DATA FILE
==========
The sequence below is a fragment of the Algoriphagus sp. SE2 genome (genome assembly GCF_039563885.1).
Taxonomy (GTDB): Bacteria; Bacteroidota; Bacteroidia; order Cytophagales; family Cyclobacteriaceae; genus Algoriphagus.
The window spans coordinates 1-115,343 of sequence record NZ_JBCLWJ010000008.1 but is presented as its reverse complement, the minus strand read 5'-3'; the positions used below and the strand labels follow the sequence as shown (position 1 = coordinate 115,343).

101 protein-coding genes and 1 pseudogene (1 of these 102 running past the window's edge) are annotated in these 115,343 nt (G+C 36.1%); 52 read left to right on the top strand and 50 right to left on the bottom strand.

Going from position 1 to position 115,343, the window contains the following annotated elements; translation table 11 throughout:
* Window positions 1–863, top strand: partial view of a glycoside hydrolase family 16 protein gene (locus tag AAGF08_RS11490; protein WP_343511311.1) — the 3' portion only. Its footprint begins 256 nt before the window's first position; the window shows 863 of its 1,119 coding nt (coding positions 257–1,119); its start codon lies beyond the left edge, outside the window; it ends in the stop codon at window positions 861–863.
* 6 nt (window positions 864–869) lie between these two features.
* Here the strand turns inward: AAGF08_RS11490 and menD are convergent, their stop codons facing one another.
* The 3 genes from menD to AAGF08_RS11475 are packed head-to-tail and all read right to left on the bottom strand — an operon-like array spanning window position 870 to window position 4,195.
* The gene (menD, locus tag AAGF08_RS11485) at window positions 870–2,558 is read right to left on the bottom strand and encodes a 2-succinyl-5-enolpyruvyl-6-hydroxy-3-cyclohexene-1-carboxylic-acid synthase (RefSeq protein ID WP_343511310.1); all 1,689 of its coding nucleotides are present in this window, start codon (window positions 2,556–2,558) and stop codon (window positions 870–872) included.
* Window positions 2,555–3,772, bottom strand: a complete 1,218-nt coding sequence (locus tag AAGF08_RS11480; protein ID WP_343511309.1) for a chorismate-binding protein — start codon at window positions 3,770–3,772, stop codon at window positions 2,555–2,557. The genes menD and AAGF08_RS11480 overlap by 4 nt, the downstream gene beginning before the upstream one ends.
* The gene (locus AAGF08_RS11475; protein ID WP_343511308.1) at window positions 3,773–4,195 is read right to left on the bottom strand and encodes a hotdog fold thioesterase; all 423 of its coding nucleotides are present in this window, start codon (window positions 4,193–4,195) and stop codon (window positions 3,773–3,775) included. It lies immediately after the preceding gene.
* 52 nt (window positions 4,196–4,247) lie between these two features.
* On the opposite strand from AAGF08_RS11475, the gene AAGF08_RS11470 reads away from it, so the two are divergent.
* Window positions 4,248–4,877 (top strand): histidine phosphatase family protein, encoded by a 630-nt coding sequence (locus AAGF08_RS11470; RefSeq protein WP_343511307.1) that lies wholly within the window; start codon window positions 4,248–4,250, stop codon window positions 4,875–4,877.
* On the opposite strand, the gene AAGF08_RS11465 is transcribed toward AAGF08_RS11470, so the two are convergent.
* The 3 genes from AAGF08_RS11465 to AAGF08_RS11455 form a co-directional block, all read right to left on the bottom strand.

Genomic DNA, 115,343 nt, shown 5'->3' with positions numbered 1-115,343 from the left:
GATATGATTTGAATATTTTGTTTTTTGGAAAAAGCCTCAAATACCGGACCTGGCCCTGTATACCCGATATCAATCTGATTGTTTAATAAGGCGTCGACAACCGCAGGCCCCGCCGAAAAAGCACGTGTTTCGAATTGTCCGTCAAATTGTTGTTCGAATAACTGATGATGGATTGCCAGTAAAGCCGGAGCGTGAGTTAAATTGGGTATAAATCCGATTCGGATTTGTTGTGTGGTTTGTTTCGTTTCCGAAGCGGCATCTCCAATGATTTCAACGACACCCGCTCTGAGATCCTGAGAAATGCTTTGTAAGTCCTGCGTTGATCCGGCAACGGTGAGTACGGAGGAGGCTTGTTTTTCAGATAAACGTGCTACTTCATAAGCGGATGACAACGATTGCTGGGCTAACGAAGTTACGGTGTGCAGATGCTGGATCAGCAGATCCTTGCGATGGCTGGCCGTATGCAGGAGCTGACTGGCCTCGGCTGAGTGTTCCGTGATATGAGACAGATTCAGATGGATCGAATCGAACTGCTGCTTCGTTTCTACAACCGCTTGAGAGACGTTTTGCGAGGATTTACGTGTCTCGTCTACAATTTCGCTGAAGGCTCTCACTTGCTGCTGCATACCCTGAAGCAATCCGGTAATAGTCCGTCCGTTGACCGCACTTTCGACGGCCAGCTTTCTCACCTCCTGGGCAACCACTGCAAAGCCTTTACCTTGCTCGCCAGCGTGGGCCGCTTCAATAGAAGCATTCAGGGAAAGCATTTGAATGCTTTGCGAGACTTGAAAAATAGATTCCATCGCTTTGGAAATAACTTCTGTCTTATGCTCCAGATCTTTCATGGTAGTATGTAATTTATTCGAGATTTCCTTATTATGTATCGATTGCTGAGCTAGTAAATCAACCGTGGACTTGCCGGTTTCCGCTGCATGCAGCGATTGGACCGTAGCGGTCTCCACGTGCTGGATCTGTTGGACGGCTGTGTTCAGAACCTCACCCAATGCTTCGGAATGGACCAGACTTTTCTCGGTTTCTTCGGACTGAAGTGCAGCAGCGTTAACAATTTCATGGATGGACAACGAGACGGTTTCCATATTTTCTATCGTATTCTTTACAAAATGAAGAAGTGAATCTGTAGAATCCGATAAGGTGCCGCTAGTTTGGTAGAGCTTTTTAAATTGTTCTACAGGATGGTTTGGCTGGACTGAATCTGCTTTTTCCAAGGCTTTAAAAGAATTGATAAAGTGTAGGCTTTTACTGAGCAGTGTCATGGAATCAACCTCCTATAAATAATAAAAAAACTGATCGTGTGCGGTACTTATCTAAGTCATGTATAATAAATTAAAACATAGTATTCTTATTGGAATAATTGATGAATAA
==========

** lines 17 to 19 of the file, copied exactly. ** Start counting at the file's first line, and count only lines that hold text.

* The 3 genes from AAGF08_RS11465 to AAGF08_RS11455 form a co-directional block, all read right to left on the bottom strand.

Genomic DNA, 115,343 nt, shown 5'->3' with positions numbered 1-115,343 from the left:
GATATGATTTGAATATTTTGTTTTTTGGAAAAAGCCTCAAATACCGGACCTGGCCCTGTATACCCGATATCAATCTGATTGTTTAATAAGGCGTCGACAACCGCAGGCCCCGCCGAAAAAGCACGTGTTTCGAATTGTCCGTCAAATTGTTGTTCGAATAACTGATGATGGATTGCCAGTAAAGCCGGAGCGTGAGTTAAATTGGGTATAAATCCGATTCGGATTTGTTGTGTGGTTTGTTTCGTTTCCGAAGCGGCATCTCCAATGATTTCAACGACACCCGCTCTGAGATCCTGAGAAATGCTTTGTAAGTCCTGCGTTGATCCGGCAACGGTGAGTACGGAGGAGGCTTGTTTTTCAGATAAACGTGCTACTTCATAAGCGGATGACAACGATTGCTGGGCTAACGAAGTTACGGTGTGCAGATGCTGGATCAGCAGATCCTTGCGATGGCTGGCCGTATGCAGGAGCTGACTGGCCTCGGCTGAGTGTTCCGTGATATGAGACAGATTCAGATGGATCGAATCGAACTGCTGCTTCGTTTCTACAACCGCTTGAGAGACGTTTTGCGAGGATTTACGTGTCTCGTCTACAATTTCGCTGAAGGCTCTCACTTGCTGCTGCATACCCTGAAGCAATCCGGTAATAGTCCGTCCGTTGACCGCACTTTCGACGGCCAGCTTTCTCACCTCCTGGGCAACCACTGCAAAGCCTTTACCTTGCTCGCCAGCGTGGGCCGCTTCAATAGAAGCATTCAGGGAAAGCATTTGAATGCTTTGCGAGACTTGAAAAATAGATTCCATCGCTTTGGAAATAACTTCTGTCTTATGCTCCAGATCTTTCATGGTAGTATGTAATTTATTCGAGATTTCCTTATTATGTATCGATTGCTGAGCTAGTAAATCAACCGTGGACTTGCCGGTTTCCGCTGCATGCAGCGATTGGACCGTAGCGGTCTCCACGTGCTGGATCTGTTGGACGGCTGTGTTCAGAACCTCACCCAATGCTTCGGAATGGACCAGACTTTTCTCGGTTTCTTCGGACTGAAGTGCAGCAGCGTTAACAATTTCATGGATGGACAACGAGACGGTTTCCATATTTTCTATCGTATTCTTTACAAAATGAAGAAGTGAATCTGTAGAATCCGATAAGGTGCCGCTAGTTTGGTAGAGCTTTTTAAATTGTTCTACAGGATGGTTTGGCTGGACTGAATCTGCTTTTTCCAAGGCTTTAAAAGAATTGATAAAGTGTAGGCTTTTACTGAGCAGTGTCATGGAATCAACCTCCTATAAATAATAAAAAAACTGATCGTGTGCGGTACTTATCTAAGTCATGTATAATAAATTAAAACATAGTATTCTTATTGGAATAATTGATGAATAA